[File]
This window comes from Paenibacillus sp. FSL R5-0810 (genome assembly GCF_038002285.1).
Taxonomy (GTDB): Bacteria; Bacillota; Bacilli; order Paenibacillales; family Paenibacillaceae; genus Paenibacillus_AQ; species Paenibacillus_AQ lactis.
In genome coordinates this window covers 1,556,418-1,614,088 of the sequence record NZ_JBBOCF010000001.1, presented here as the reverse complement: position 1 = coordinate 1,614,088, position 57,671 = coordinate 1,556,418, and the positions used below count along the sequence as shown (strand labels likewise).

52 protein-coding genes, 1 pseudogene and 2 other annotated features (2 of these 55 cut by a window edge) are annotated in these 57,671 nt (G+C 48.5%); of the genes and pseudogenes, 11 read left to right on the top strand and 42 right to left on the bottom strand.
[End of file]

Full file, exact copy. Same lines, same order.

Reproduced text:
This window comes from Paenibacillus sp. FSL R5-0810 (genome assembly GCF_038002285.1).
Taxonomy (GTDB): Bacteria; Bacillota; Bacilli; order Paenibacillales; family Paenibacillaceae; genus Paenibacillus_AQ; species Paenibacillus_AQ lactis.
In genome coordinates this window covers 1,556,418-1,614,088 of the sequence record NZ_JBBOCF010000001.1, presented here as the reverse complement: position 1 = coordinate 1,614,088, position 57,671 = coordinate 1,556,418, and the positions used below count along the sequence as shown (strand labels likewise).

52 protein-coding genes, 1 pseudogene and 2 other annotated features (2 of these 55 cut by a window edge) are annotated in these 57,671 nt (G+C 48.5%); of the genes and pseudogenes, 11 read left to right on the top strand and 42 right to left on the bottom strand.